Tuna salad in Tjum!kuiJune 8, 2016
Community conservation – People, places & wildlifeJune 13, 2016
| Main photo ©Chris Botha
A PHOTOGRAPHIC JOURNEY WITH NAMIBIA’S TOURISM PROFESSIONALS
Photographers always dream of places, their minds and eyes are always wandering. – Paul van Schalkwyk
Meet the PHOTOGRAPHERS
Acclaimed Namibian photographer, the late Paul van Schalkwyk, had a wonderful way of narrowing down the essence of what it means to be a photographer. In a country like Namibia, those with an eye that loves peering through the viewfinder, and fingers itching to push the shutter button, live with that wandering spirit. Those who are constantly traveling have the added advantage of being more often exposed to bigger and greater moments just yearning to be caught on camera. In this issue’s Photography Feature we highlight four tourism professionals who are frequently immersed in the many marvels of Namibia and let their Canons and Nikons capture the stunning moments before their wandering eyes.
Peter is from Pack Safaris, a tour operator. His interest in photography was sparked when he was about 10 years old. At 17 he bought his first SLR. For years he used the legendary Olympus OM1 and OM2 to photograph Namibia’s wonders. Unfortunately, his set got stolen around 1995 and he changed brands, choosing a Nikon F90x. He is a big fan of the digital age. His first digital camera was a Nikon D100, which he bought in 2003. Peter admits that these days he takes a lot of photos with his iPhone 6, but he prefers to use his Nikon D4, D4S and Nikon A whenever he can. His favourite lenses are Nikon with the biggest f-stop, from 12 to 400 mm. He recommends a Zeiss F2 100 for macro photography. The cyclist in the photo is Peter’s son Timo, at sunrise during August last year at his favourite place, Onjala Lodge. Peter says that his family members have always been his best models and they are always available. The misty landscape photo was taken at sunrise in January after some rainfall at Nambwa on the Kwando River. Mist from the river and clouds in the sky produced these beautiful colours.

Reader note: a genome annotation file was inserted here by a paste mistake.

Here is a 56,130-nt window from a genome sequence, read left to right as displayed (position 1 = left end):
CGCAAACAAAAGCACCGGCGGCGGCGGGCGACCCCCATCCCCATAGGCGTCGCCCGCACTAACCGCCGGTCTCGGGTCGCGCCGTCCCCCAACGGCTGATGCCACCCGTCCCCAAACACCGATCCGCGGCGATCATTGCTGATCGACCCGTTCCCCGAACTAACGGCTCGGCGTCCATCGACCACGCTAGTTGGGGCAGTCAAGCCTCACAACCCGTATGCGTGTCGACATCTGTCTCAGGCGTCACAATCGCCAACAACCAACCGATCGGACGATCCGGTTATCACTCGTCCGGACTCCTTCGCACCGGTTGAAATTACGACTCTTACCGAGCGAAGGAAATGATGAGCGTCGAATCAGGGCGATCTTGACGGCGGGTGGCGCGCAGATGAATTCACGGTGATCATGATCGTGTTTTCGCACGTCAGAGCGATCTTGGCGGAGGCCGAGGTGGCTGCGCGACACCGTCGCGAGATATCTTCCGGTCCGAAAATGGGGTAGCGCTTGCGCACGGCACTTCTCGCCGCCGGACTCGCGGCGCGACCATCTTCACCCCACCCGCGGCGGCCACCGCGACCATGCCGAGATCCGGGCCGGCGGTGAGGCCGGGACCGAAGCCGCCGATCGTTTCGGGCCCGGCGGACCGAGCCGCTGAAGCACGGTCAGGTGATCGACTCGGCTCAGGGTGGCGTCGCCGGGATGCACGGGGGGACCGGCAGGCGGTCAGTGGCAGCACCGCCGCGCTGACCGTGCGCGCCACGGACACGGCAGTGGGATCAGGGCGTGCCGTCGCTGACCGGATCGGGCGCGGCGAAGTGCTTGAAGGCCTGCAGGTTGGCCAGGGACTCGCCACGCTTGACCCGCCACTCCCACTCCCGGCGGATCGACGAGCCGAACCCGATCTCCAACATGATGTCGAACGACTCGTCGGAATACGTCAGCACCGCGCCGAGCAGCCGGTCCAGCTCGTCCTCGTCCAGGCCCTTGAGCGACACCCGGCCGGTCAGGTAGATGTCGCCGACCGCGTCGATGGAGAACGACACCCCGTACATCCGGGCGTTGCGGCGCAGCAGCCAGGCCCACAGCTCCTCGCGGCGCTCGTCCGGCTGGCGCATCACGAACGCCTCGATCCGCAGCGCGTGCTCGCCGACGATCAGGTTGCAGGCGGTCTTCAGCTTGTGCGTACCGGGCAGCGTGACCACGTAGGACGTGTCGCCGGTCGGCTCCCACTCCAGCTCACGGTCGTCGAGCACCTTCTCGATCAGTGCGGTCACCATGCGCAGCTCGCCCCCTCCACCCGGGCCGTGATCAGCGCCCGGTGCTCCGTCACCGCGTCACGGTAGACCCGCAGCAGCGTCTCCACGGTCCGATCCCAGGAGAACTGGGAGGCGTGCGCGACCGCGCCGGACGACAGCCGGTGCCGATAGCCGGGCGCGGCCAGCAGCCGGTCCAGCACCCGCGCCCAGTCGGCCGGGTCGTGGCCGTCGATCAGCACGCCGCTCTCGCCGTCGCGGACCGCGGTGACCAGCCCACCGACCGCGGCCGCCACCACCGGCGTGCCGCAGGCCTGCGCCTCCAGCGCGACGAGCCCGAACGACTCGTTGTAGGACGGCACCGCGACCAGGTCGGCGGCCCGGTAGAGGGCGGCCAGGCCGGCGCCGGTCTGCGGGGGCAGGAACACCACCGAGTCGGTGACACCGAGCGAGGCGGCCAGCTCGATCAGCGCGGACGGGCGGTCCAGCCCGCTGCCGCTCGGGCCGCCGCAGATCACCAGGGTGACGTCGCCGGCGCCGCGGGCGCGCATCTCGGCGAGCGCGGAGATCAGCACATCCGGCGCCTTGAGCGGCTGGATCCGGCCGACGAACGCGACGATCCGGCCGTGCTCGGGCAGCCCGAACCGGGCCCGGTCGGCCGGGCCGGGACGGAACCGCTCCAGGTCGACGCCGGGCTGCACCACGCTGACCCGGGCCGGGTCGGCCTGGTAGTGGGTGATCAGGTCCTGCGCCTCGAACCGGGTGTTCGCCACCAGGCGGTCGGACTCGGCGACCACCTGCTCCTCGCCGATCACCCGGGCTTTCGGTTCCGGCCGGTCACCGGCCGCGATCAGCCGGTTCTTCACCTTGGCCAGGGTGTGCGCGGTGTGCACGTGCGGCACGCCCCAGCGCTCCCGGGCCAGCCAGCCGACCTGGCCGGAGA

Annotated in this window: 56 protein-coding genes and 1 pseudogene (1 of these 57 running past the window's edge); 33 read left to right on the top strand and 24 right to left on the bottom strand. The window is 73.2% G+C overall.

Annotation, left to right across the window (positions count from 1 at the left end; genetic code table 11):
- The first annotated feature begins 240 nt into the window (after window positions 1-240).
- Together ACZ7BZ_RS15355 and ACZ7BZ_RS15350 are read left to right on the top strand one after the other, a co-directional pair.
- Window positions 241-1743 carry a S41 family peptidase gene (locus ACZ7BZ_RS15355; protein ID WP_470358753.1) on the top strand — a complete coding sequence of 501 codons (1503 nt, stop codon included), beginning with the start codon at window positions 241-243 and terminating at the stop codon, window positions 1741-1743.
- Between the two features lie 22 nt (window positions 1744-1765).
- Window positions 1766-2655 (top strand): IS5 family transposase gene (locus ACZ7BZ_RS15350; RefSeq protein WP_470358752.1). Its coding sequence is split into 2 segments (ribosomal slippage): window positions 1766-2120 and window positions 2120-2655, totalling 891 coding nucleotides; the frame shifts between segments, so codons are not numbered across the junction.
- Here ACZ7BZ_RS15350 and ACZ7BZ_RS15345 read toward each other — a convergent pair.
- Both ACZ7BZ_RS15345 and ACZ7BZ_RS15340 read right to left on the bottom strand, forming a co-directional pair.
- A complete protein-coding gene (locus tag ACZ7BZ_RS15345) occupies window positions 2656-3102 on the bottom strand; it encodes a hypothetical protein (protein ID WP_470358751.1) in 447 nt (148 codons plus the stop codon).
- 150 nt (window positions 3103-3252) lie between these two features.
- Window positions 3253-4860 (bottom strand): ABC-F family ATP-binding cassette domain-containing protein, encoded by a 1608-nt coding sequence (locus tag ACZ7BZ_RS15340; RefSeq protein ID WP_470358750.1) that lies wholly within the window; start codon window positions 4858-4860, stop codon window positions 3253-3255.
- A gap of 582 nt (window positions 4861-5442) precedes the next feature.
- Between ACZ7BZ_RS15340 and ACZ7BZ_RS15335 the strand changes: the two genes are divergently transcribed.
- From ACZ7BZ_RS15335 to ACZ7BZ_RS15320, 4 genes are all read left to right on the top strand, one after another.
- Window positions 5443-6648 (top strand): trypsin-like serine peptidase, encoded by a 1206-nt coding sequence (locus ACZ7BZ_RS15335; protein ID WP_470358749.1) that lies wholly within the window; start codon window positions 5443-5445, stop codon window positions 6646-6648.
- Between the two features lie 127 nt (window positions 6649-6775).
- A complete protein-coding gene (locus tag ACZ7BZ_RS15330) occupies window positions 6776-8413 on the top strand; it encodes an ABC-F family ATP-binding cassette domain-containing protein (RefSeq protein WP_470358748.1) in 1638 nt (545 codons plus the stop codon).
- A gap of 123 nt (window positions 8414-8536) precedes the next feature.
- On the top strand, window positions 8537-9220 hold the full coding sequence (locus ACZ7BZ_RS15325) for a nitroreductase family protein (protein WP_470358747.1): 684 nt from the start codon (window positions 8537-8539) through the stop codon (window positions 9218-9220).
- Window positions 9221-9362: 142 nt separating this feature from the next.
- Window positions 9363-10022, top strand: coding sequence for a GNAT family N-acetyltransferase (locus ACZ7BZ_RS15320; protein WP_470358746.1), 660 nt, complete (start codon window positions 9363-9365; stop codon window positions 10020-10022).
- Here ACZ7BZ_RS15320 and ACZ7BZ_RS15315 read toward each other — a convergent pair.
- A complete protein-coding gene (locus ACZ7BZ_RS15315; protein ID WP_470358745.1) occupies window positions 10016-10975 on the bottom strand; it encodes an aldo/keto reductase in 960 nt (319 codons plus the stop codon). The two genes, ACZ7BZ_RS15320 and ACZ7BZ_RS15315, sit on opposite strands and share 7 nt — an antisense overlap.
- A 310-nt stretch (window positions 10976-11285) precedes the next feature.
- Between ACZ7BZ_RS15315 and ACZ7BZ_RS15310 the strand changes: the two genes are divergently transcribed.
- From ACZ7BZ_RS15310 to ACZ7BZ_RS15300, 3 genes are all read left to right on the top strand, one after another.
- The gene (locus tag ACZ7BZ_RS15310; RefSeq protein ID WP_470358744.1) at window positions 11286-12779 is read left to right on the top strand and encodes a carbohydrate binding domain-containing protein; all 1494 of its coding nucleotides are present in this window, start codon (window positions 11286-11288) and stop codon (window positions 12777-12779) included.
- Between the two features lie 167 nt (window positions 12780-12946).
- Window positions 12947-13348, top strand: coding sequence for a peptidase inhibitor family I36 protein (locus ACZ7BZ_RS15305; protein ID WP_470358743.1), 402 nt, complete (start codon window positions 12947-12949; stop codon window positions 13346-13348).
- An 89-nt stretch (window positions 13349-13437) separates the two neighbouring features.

Tanja works for SWA Safaris. She was four years old when her grandparents, Uwe and Hilka Sentefol, took her on her first camping trip up north. She was captivated by her beautiful home country from an early age and received her first film camera when she was eight years old. Henceforth the camera accompanied her on all her adventures in the bush. As a young adult she believed that she had to see the world and after each trip she could not wait to have her photos developed. She recalls the excitement of waiting for the photos and the surprise of what they looked like. The photography bug truly took hold of her when she bought her first digital camera. It was a Canon EOS 450D. Today she still grabs every chance she gets to pack her bags and explore Namibia with her dogs. She still prefers to use her Canon 450D with the 70- 200 mm 2.8 IS lens. The landscape photo was taken at Namib Desert Lodge on a walk between the Dune Star cabins near the Lodge. The photo of the misty road was also taken in the Namib Desert, on the way to Vlakte Plaas.
Helmut, the owner of Cheetah Tours & Safaris, discovered his passion for photography when he was a teenager and perfected this skill as a young tour guide, traversing Namibia from east to west and north to south. He has been using Nikon equipment for over 30 years. Currently he mainly uses a Nikon D750 with four AF-S Nikkor lenses (14-24 mm 2,8), (24-70 mm 2,8), (70-200 mm 2,8) and (200-500 mm 5,6). The dune photo was taken near Sossusvlei and is actually a close-up of a fairly small surface. The dark background is not the sky, but the shade of a large dune. The springbok were photographed with a 500 mm lens from close proximity at noon in Etosha.
Chris is the co-owner of StayToday. He has always been very interested in photography but only began to take the hobby seriously when he went to Europe in 2008. He spent seven years traveling all over the continent and developed a passion for taking photos. Since then, he rarely leaves the house without his camera. He prefers to use a Canon 5D Mark II (24-70 mm) lens. The photo featured in the opening spread of this issue’s Photography Feature was taken near Wolwedans in the NamibRand Nature reserve. It captures a moment where light and the ambience of the location came together to create a marvelous moment. The photo in the spread on the next page was captured during a horseback safari in the same area.
This article was first published in the Winter 2016 issue of Travel News Namibia.